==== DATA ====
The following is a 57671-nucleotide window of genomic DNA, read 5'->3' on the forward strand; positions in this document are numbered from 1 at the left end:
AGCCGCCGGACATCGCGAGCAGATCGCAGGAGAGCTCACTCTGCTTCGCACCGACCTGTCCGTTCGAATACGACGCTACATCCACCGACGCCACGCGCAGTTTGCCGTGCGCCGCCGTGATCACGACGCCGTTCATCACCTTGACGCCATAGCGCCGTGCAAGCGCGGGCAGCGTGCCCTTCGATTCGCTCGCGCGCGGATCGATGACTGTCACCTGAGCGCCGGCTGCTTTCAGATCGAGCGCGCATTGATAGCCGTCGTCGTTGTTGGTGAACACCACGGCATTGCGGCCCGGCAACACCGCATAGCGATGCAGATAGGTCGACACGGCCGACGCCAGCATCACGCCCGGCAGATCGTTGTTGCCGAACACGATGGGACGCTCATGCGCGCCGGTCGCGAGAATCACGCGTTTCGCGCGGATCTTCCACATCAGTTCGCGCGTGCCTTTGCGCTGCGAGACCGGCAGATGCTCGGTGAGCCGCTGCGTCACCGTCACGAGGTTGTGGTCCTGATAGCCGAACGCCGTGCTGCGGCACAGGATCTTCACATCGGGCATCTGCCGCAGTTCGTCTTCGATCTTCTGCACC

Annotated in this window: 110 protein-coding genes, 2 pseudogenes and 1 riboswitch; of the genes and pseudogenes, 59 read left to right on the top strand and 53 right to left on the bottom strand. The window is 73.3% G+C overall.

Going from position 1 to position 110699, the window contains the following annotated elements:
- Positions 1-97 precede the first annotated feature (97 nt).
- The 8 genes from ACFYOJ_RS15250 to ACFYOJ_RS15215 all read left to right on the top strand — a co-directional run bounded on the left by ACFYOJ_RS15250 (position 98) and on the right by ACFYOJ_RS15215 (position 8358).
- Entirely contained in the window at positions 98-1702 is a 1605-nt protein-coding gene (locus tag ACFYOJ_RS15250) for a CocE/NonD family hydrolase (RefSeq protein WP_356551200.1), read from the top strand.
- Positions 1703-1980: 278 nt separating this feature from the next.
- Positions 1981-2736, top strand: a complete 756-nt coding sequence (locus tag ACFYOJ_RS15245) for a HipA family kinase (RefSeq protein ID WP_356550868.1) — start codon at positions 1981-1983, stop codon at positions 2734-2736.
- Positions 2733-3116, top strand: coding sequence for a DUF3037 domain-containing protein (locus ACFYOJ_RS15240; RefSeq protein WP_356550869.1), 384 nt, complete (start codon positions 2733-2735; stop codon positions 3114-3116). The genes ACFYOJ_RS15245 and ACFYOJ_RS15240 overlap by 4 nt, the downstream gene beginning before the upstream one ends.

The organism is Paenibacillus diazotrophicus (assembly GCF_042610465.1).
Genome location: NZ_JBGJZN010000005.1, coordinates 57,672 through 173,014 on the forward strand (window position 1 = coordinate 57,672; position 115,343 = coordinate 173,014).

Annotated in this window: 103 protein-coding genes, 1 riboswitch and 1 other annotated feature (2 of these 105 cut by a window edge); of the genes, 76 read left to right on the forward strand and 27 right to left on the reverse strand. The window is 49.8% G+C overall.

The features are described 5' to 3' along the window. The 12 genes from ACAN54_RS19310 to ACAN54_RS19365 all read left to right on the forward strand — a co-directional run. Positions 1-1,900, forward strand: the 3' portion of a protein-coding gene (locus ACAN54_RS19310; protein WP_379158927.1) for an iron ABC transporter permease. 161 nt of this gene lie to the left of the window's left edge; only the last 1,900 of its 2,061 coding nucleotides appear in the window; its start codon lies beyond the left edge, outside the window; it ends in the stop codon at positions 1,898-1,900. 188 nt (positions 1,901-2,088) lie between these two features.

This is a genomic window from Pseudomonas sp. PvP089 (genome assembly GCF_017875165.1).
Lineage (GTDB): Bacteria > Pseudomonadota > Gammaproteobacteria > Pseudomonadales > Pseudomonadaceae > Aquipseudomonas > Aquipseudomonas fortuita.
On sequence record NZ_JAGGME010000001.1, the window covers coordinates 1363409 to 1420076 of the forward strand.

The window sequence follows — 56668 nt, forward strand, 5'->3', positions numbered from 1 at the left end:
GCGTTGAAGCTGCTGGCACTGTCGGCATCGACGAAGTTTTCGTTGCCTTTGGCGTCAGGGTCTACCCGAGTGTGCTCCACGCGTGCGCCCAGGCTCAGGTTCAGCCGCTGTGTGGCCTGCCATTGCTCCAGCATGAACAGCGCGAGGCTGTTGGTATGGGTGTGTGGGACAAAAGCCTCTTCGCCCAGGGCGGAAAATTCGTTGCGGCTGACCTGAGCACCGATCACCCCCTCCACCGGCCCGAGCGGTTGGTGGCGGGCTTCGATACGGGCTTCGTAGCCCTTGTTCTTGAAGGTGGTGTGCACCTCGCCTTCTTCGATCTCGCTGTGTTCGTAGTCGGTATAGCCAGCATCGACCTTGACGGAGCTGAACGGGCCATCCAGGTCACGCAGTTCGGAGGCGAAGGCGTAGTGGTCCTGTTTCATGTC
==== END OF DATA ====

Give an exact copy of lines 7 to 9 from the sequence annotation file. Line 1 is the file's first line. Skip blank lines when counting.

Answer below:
- Entirely contained in the window at positions 98-1702 is a 1605-nt protein-coding gene (locus tag ACFYOJ_RS15250) for a CocE/NonD family hydrolase (RefSeq protein WP_356551200.1), read from the top strand.
- Positions 1703-1980: 278 nt separating this feature from the next.
- Positions 1981-2736, top strand: a complete 756-nt coding sequence (locus tag ACFYOJ_RS15245) for a HipA family kinase (RefSeq protein ID WP_356550868.1) — start codon at positions 1981-1983, stop codon at positions 2734-2736.